Thanks to over 18,000 boaters who submitted comments, along with many other GPS users, the FCC required additional testing in the fall. (Thank you all for your help!) Last week, these tests revealed that the LightSquared’s network would interfere with GPS and that there are no practical fixes. As a result, the FCC has proposed to withdraw LightSquared’s approval.(

      The FCC has a new comment period (open to March 1) asking for the public’s opinion. Even if you wrote last summer, please take a few minutes now and write the FCC asking them to protect the GPS signal by saying `No’ to LightSquared’s current proposal. Given this company’s tenacity over the last year, we want to make sure that boaters’ needs are remembered as the FCC makes their final decision.

      Important points to make:
      How do you use GPS in your life ‘“ on the water, on land, or in the air?
      What would happen to your business/personal life if GPS became unavailable or unreliable?
      Wireless broadband service is important, but it should not come at the expense of GPS.
      All the studies show that LightSquared’s proposed network would cause interference and that there are no remedies.
      Tell FCC that you rely on them to protect the integrity of the GPS signal and that you support their recommendation to stop LightSquared’s current proposal

      You can submit comments directly to the FCC through their online comment form. (We regret we can’t streamline this process for you, but it is important enough we’re still asking for your help.) Here’s how:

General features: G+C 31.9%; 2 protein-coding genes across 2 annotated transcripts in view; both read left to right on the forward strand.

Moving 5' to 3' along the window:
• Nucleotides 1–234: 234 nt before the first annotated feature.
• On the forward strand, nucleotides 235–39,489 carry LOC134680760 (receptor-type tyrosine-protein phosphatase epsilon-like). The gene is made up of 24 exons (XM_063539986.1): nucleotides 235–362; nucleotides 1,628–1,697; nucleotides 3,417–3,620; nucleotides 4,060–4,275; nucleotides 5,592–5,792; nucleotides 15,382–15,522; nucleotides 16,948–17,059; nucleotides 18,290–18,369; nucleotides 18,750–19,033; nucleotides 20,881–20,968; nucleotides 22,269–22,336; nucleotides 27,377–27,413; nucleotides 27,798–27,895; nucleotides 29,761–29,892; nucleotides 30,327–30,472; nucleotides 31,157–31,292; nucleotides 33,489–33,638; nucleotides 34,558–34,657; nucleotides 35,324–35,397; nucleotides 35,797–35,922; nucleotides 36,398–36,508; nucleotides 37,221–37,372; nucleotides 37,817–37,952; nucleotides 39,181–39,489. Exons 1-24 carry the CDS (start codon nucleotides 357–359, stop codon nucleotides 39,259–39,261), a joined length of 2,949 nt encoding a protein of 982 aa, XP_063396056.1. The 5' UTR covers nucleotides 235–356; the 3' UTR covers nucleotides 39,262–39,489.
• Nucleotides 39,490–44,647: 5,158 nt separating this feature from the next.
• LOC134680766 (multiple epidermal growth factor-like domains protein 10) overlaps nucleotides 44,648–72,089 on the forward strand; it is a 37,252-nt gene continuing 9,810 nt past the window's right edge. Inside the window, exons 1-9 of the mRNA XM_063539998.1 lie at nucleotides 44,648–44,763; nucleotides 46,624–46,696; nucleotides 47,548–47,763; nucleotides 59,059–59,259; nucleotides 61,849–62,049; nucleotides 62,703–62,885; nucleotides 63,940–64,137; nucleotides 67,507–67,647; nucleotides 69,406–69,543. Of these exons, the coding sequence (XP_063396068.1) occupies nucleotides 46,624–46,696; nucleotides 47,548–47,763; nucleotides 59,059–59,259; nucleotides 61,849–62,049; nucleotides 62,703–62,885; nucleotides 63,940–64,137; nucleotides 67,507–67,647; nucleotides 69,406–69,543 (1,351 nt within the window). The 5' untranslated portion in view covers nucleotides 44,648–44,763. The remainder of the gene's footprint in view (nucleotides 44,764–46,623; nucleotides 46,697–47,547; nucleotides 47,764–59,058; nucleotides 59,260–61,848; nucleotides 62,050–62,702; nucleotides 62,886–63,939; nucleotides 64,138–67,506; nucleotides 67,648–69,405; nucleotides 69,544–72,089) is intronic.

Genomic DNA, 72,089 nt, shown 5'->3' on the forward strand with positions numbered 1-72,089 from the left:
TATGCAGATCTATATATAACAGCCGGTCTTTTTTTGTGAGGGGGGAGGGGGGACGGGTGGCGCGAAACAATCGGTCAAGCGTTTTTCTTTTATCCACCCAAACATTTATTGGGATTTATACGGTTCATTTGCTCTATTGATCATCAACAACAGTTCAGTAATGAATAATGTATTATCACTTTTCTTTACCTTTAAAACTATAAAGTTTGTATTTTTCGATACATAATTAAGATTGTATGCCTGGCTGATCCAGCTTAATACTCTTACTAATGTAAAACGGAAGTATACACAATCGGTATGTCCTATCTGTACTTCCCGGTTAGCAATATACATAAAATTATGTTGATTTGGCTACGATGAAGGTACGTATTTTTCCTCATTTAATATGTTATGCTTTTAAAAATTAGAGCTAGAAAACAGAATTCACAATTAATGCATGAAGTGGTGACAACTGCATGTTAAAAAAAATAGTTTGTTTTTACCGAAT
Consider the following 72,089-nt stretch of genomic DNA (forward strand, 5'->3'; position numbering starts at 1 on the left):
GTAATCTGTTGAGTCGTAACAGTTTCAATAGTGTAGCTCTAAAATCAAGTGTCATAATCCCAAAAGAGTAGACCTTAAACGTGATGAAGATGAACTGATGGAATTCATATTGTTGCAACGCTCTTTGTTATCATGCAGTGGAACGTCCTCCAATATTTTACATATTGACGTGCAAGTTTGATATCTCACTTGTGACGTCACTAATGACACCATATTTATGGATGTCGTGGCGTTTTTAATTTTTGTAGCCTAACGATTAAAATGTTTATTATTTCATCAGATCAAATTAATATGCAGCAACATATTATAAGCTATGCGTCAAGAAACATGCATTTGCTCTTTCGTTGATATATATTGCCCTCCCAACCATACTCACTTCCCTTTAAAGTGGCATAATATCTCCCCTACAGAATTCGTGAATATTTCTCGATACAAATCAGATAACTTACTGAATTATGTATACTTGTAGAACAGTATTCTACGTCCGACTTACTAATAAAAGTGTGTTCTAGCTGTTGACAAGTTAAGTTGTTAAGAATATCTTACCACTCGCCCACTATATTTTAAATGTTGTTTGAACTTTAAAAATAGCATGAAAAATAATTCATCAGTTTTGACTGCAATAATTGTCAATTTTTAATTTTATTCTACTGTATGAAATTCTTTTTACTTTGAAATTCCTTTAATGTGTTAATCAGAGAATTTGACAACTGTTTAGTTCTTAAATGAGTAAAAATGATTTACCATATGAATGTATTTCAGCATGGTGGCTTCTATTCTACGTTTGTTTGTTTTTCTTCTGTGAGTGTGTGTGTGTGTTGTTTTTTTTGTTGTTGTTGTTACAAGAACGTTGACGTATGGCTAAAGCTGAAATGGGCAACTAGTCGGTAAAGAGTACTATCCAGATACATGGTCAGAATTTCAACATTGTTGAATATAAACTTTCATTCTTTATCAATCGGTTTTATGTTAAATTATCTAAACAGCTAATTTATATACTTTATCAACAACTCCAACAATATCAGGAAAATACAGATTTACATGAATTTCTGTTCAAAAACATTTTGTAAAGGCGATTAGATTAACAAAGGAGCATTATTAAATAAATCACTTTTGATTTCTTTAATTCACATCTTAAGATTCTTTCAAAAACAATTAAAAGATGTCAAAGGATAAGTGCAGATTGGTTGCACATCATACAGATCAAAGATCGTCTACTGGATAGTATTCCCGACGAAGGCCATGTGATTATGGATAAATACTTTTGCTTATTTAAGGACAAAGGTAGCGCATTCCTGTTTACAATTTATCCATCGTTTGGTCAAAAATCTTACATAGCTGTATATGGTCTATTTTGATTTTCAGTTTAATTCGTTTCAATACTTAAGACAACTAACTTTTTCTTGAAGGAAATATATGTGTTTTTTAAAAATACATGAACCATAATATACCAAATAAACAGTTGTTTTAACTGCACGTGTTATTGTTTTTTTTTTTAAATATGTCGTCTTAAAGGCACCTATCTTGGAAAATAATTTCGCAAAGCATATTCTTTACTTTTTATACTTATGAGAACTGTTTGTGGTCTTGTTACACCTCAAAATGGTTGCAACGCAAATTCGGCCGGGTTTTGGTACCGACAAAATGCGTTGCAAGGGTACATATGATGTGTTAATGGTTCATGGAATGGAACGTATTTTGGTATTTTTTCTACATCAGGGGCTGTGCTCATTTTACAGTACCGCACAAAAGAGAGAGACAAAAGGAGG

Click on this link for the FCC’s Electronic Comments Filing System (ECFS):
      Select `Proceeding Number 11-109.’ It should be near the top of the list.
      In the designated boxes, enter your name and mailing address.
      In the box that says `Type in or paste your brief comments,’ do so. Click `Continue’.
      A review page will load listing all of the information entered. If correct, click `Confirm.’
      If you have any trouble, you may contact the FCC ECFS Help desk at 202-418-0193 or email at

      Thank you for taking action to protect the integrity of the GPSsystem.

      Margaret Podlich
      President, BoatU.S.
      703-461-2878 x8363

      For an update on this and other government affairs topics please visit